Perhaps you could do a statistical analysis comparing relatively gun-friendly Denver with gun-ban Chicago?
Let’s cut to the chase. It doesn’t require a statistical analyses to recognize that there is no gaming aspect to gun ownerhsip that requires a semi-automatic, military style weapon. It is clearly stated in Scalia’s written opinion that certain types of arms ownership are subject to restriction by laws without being unconstitutional.
And to all those who suggest that gun ownership is important for self protection and that such personally owned weapons can be safely locked in specially made gun safes, what good is that gun in your safe when an armed intruder is in your home? Guns for self protection is an oxymoronic concept. Unless you’re planning to wear a teflon suit, that is.
Unfortunately when the CDC went to do some statistical analysis on the subject you are mentioning the NRA lobbyed Congress to cut off funding for the analysis.
There is no analysis around correlating to the number of guns in a certain area as opposed to the amount of violence occurring with guns. In either case, a casual relationship between more guns reducing violence can not be established.
“Rep. Louie Gohmert said that “every time … conceal-carry [gun laws] have been allowed the crime rate has gone down.” But that is far from a settled issue in academia.” While he is factually corrrect, he ignores other variables which may have impacted gun violence such as the lessening of drug enforcement/laws.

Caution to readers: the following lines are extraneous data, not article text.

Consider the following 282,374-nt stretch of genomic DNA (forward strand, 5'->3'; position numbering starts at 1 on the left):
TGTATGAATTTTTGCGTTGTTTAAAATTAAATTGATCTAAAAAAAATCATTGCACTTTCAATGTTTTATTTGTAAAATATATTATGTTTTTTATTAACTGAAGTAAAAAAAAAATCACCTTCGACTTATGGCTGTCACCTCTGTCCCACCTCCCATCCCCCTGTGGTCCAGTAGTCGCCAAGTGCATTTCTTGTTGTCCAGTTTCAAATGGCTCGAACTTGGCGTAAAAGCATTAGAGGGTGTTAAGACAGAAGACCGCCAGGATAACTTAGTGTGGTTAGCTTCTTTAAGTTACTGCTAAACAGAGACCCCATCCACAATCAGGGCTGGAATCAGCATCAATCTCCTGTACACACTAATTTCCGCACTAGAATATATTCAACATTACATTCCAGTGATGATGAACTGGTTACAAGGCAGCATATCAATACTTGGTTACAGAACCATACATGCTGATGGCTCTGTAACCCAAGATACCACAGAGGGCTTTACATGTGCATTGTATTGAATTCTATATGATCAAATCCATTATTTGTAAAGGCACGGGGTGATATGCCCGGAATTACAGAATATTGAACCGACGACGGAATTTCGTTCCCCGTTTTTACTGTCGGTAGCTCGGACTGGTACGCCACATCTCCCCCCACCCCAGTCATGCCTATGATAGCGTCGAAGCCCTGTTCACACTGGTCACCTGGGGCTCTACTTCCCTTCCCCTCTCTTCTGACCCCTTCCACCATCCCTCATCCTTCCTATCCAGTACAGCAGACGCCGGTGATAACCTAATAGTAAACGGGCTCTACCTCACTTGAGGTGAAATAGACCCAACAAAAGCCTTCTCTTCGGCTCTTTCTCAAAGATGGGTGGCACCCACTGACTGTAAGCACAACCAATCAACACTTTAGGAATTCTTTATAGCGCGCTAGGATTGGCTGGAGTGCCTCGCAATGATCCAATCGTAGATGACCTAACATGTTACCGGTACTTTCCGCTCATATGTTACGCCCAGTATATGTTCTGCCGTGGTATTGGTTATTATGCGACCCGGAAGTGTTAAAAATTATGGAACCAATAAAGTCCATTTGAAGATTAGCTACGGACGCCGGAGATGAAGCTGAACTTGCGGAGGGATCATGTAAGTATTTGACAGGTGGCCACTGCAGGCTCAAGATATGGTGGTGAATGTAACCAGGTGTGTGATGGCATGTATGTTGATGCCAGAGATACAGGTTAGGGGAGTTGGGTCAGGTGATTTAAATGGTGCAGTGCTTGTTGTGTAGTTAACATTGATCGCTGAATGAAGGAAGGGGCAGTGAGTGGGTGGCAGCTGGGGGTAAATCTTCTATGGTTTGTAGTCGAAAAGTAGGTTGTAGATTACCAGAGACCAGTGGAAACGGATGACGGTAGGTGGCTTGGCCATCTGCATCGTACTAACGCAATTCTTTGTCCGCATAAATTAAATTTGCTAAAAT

The econmist Lott who ascertains:
“allowing citizens to carry concealed handguns reduces violent crimes, and the reductions coincide very closely with the number of concealed-handgun permits”
Has been challenged by the: National Research Council, 2004: “The initial model specification, when extended to new data, does not show evidence that passage of right-to-carry laws reduces crime. The estimated effects are highly sensitive to seemingly minor changes in the model specification and control variables. No link between right-to-carry laws and changes in crime is apparent in the raw data, even in the initial sample; it is only once numerous covariates are included that the negative results in the early data emerge. While the trend models show a reduction in the crime growth rate following the adoption of right-to-carry laws, these trend reductions occur long after law adoption, casting serious doubt on the proposition that the trend models estimated in the literature reflect effects of the law change. Finally, some of the point estimates are imprecise. Thus, the committee concludes that with the current evidence it is not possible to determine that there is a causal link between the passage of right-to-carry laws and crime rates.”
You arguent would have some credibility if you discussed long barrels versus short and magazine capacities. Factcheck.org does an excellent job of explaining this: http://factcheck.org/2012/12/gun-rhetoric-vs-gun-facts/
Jack’s comment (see below) on Scalia’s interpretation of the 2nd amendment is spot on target and holding black.